Features

Cycles of change in Kanniyadi, Batticaloa

By Dimithri Wijesinghe

In a town called Murrukkanthivu in Kanniyadi, Batticaloa, 18-year-old Lojini gets on the ferry every
Saturday morning, paying the toll of Rs. 10, including the fee for her bike, to get to Aharam Institute in
the mainland, where she attends tuition classes conducted by old students from in and around
Batticaloa; returnees to the area who have decided to give back to their community by conducting
classes for Ordinary Level (O/L) and Advanced Level (A/L) students to assist them in going to state
university.

The Aharam Institute is essentially a patch of land covered entirely in sand with four huts temporarily
constructed and houses a whiteboard and wooden benches that can accommodate at least 20 students
in each class. A university student stands at the head of the class sharing what they know with a batch of
hopeful youth who spend their entire afternoons, evenings, and sometimes even full weekends at the
institute, studying in order to get through their exams.

The institute has been established courtesy of World Vision Lanka (WVL), which has established some of
its community officers in the area and has provided the necessary guidance for the small village to
continue with this initiative. WVL works on providing connectivity and assistance to broader society in
order for the community to grow. They do this by providing assistance in lead projects borne by the
community.

The Aharam Institute has already seen great success in Kanniyadi, as the school in the village finally had
reason to establish an A/L class for its students, with so many students passing their O/Ls. Speaking to
Lojini, she shared that the class is a temporary structure and floods when it rains, but she is happy it
exists.

She said that her ambition and drive came from the fact that she is given support to realise what she can
and would like to do in life, and a means to achieve it. Lojini, who lives with her grandmother, shared
that her mother who is abroad had made her a promise that if she passes her A/Ls, she would come
down to see her. As a first-year A/L student taking the exam at the end of this year, she stated that she
makes the effort because she believes by herself now.

Lojini is part of the second batch of the institute pursuing A/Ls. The first batch of 2019 has already
produced some students who were accepted into university now awaiting their selections and semester
to start.

One such student who has “made it” is Prashanthan, aged 20, who is awaiting the next batch intake at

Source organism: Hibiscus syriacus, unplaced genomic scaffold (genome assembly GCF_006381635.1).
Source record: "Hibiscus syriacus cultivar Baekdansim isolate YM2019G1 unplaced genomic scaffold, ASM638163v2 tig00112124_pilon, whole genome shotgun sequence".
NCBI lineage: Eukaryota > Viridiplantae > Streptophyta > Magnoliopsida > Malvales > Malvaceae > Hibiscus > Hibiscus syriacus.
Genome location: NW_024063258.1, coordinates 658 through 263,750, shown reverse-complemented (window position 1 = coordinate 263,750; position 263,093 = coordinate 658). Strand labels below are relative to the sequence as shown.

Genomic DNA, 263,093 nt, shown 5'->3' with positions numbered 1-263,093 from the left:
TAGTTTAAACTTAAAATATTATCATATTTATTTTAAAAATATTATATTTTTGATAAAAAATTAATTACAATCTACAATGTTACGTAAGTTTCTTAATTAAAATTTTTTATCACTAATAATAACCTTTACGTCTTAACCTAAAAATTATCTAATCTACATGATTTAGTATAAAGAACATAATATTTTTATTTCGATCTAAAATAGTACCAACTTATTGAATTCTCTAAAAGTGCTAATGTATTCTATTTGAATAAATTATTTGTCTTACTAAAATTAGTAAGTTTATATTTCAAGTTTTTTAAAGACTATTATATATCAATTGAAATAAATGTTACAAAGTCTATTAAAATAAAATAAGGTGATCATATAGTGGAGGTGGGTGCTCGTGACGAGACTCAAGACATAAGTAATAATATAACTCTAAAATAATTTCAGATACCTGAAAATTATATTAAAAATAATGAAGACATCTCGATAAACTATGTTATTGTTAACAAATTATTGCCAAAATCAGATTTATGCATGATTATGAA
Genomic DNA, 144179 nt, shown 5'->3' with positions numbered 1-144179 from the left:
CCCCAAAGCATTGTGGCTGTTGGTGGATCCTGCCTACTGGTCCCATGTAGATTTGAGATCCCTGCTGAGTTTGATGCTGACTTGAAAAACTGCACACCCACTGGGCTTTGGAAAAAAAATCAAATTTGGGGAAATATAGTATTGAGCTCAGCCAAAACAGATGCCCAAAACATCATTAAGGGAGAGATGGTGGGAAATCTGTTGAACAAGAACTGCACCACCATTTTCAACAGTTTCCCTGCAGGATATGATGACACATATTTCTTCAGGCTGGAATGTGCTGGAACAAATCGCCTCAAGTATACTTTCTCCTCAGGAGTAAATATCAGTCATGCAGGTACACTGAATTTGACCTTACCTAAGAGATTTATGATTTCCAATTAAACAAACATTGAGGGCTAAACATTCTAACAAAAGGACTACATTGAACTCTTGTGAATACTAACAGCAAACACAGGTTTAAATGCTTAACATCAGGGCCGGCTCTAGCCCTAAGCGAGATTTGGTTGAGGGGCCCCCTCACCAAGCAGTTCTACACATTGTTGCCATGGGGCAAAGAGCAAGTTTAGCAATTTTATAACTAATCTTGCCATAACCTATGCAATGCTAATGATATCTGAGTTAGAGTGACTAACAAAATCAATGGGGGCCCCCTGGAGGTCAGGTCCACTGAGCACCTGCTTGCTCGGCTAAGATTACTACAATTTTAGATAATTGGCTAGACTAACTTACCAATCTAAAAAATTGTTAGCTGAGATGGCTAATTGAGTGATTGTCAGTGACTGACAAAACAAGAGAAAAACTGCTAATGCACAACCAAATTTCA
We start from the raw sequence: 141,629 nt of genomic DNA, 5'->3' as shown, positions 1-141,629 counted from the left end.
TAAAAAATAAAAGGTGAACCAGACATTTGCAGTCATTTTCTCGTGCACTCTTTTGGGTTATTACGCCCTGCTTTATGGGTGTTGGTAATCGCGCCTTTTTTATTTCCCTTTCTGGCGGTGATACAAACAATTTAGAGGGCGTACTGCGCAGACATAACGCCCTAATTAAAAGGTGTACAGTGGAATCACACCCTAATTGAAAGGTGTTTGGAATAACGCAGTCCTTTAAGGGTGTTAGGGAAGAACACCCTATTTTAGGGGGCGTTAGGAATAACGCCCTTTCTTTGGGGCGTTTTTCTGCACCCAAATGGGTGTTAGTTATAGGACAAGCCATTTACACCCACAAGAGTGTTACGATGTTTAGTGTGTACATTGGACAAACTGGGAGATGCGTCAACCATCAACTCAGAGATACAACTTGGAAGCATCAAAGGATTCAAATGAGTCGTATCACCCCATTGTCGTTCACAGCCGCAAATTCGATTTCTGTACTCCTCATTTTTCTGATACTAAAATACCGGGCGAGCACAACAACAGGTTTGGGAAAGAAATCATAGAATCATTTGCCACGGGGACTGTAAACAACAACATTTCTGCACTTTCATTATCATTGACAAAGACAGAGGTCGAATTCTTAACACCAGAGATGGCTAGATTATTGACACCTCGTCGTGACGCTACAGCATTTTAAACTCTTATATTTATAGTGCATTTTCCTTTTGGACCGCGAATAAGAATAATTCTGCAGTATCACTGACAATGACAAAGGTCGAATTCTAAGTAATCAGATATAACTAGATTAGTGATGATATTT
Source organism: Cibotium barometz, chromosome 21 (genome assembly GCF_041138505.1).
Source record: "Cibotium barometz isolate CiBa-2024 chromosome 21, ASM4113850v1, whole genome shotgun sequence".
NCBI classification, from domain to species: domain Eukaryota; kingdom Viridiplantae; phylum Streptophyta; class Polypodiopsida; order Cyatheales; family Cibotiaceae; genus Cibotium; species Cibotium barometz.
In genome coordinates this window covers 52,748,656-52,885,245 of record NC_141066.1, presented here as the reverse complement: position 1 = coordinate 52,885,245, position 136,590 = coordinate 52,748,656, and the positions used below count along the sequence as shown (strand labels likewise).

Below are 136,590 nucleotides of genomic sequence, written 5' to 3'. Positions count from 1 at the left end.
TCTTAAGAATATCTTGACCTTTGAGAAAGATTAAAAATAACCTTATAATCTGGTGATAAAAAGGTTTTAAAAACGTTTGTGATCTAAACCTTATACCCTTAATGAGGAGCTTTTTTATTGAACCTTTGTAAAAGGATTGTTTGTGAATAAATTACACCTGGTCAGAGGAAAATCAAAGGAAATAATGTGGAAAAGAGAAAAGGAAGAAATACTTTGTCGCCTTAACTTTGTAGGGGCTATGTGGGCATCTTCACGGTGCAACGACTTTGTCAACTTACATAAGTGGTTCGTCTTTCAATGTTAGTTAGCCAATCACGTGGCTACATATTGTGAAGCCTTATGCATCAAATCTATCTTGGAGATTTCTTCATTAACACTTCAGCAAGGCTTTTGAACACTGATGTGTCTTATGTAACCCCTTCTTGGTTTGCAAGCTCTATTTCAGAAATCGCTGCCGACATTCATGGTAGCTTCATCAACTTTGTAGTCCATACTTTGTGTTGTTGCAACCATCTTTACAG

state university. Prashanthan is part of the very first O/L batch at Aharam Institute and he went on to sit
for his A/Ls in 2019. He has now qualified for university entrance.

Prashanthan shared with us his secret for success – his teacher at Aharam, Kanakarethanam
Sivatharsan, who took an interest in him as he showed promise while doing his O/Ls. He said that he
wouldn’t have been able to accomplish what he did at his exams the way that he did if not for
Sivatharshan. “I used to find it so difficult to wake up in the morning and study, so I would stay overnight
at Sivatharsan Anna’s house. He would host me at his house and treat me like his own brother.

Whenever I seemed like I was about to doze off, he would pour me a nice cup of tea to make sure I stay
up and study. I am forever grateful for him, for being so kind to me,” he said.

Prashanthan, who is also a poet and avid reader, shared with us some of his work which truly blew us
away. He shared that he hopes to return to his community and just like his beloved mentor,
Kanakarethanam Sivatharsan, he too wishes to teach the young minds in his village and help them reach
their potential.

Many of the students in the Aharam Institute wish to return to their community and serve in any way
that they are able. They hope to instigate the gratitude they feel for allowing them an opportunity to do
something that is every child’s right in our country. Since Aharam was established, there have been
fewer child marriages and more children going to school than ever before. It is a clear yardstick
indicating a great deal of success.

Here, we observe the cycle of Prashanthan achieving success after seeing his teacher who went above
and beyond for him, and wanting to be just like his mentor to help other children reach their potential.
These cycles of growth will only continue if the systems in place do not break down and continue to
grow.

The community is nothing but hopeful, and as such, they are optimistic that the halfway-constructed
temporary classroom that the Kanniyadi school has built will soon be completed and a permanent
fixture, and that many students, girls and boys alike, will complete their full school careers with the
realistic hope of continuing with their higher education.